As exiles in a foreign culture designed to turn you away from God, spiritual practices (such as prayer, Scripture reading, fasting, meditation, sharing meals with others, etc.) are powerful tools to help you remain faithful to Jesus.

A creative community is committed to practicing the way of Jesus.

4. Non-participation

In Daniel 3, we encounter the story where King Nebuchadnezzar constructs a golden image and issues a decree that whenever a certain proclamation is made everyone must fall down and worship the image. Failure to comply meant a one-way ticket to a fiery furnace.

Shadrach, Meshach, and Abednego refused to participate in the ritual because of its contradiction to the Law of God. They did not march and protest the ruling, they did not yell and scream that King Neb was going to burn in Hell, nor did they try to overthrow the king. Instead, they just did not participate.

In our Babylon, there will be times that we are in the world but must choose non-participation in the ways of the world.

A creative minority maintains strong links with the outside world while staying true to their faith and obedience to God.

RELATED: How To Follow Jesus in A Hostile Age of Post-Christianity (Part 3 of 4)

5. Always living from an excellent spirit and integrity

Returning to Daniel 6, we discover that the Medes have conquered the Babylonian empire. Darius, the new king, sets Daniel as one of his three officials over all others in his new kingdom. After some time, the Bible says, “Then this Daniel became distinguished above all the other high officials and satraps because an excellent spirit was in him. And the king planned to set him over the whole kingdom” (Daniel 6:3, ESV). This announcement enraged the other officials. But when they conspired to bring an allegation against Daniel, “they could find no corruption in him, because he was trustworthy and neither corrupt nor negligent” (6:4).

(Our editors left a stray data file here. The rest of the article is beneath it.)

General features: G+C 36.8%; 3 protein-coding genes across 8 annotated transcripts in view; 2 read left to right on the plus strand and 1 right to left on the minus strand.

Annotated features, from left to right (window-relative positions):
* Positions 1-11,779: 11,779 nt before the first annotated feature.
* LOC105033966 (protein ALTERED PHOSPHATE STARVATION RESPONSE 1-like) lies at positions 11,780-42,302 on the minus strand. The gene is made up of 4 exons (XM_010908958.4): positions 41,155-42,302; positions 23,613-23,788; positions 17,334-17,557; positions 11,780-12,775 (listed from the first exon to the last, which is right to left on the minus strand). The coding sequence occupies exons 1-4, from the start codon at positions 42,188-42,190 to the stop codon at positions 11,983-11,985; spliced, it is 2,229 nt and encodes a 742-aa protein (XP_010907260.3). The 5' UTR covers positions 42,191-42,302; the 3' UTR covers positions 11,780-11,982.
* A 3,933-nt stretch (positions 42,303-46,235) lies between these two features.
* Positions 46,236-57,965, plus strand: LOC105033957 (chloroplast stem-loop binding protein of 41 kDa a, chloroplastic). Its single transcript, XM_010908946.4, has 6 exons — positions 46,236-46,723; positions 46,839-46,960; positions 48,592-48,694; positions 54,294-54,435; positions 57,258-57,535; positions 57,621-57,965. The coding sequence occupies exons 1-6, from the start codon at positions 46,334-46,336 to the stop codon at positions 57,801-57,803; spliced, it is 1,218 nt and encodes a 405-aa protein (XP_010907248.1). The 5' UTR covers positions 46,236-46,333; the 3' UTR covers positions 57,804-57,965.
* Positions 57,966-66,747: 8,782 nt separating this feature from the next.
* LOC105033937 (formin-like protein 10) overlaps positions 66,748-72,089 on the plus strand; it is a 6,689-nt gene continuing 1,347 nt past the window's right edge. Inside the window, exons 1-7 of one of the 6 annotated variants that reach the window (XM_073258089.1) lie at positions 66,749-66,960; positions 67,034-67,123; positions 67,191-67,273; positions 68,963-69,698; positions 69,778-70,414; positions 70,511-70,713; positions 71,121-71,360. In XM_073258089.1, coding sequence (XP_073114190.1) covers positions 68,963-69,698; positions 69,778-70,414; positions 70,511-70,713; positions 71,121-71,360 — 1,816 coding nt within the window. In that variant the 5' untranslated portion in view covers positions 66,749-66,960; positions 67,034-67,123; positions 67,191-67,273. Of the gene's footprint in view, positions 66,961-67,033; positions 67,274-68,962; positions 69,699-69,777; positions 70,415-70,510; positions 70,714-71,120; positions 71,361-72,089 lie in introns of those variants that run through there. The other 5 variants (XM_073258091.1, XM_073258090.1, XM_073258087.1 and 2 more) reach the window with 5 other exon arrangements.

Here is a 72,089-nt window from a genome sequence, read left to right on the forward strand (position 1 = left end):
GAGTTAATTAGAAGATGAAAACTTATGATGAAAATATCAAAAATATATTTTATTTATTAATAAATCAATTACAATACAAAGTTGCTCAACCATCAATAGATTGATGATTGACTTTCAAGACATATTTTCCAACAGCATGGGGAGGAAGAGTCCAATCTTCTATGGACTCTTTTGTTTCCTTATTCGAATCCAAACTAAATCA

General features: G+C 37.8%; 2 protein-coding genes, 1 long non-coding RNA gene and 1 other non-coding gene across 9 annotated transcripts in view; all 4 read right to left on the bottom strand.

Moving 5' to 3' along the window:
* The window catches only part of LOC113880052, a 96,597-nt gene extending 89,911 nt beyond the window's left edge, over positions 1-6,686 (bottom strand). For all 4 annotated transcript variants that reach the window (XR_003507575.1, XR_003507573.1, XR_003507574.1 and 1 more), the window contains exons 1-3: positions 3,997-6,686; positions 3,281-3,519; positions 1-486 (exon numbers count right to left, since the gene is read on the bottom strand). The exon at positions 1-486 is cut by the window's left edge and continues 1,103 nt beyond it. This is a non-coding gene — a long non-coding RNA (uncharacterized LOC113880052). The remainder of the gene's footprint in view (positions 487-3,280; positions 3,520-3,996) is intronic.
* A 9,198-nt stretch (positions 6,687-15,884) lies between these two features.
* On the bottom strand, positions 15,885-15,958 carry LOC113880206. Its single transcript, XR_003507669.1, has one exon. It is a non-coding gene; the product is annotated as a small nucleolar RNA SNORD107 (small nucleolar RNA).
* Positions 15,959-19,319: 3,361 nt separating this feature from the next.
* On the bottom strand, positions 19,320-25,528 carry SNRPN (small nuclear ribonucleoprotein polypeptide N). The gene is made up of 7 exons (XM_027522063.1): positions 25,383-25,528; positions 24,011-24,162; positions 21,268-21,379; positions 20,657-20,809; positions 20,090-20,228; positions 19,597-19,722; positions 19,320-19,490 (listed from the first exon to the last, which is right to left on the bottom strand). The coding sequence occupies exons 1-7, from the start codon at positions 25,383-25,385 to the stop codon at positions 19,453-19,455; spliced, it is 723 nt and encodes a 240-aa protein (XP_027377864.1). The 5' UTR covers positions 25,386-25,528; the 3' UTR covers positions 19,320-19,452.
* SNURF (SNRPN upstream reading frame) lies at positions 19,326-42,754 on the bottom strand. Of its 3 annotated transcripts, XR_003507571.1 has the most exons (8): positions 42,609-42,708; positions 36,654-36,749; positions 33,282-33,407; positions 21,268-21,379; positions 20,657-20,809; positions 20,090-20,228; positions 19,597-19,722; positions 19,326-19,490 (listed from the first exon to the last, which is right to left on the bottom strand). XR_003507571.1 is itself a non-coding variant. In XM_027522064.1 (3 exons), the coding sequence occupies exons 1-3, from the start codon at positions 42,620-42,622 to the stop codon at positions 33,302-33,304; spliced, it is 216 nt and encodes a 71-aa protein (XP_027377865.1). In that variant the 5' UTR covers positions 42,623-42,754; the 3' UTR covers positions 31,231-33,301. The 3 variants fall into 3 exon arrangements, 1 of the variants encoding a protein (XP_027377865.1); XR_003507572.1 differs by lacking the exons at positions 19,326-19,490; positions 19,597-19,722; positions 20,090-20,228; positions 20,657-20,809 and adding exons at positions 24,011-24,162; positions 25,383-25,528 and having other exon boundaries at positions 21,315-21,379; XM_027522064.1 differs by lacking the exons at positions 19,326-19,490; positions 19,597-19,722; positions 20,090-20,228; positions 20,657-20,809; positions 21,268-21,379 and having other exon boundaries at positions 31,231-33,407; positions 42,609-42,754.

As a creative minority, we must distinguish ourselves by demonstrating exceptional qualities such as being trustworthy, faithful, and responsible in all that we are entrusted to do.

6. Exerting redemptive influence

Throughout the book of Daniel, we continually witness how Daniel, Shadrach, Meshach, and Abednego faithfully served the foreign, pagan kings over them. From offering their wisdom, interpreting dreams, administrating the responsibilities they were given, and to overseeing an entire nation, they sought to influence others.

A creative minority seeks to bless those around them and to make a positive contribution in the world through participation in the redemptive works of Jesus.

Concluding Thought

As we conclude this four-part series on Living in Exile, I want to admonish you in this truth: a creative minority seeks to be both faithful to Jesus and to be His fruitful presence upon the earth.

Now, let’s go into all the world as a creative minority and make disciples of Jesus!

Craig Conaway is a trainer, coach, spiritual director, and writer. His passion is to help equip people to be courageous followers of Jesus who impact their spheres of influence for the glory of God. Craig has over 20 years of pastoral experience including directing an in-depth discipleship training school. He recently completed his book, Identity: Being Who God Says You AreCraig resides in Norman, OK with his wife and three kids, and is pursuing his Master’s of Leadership.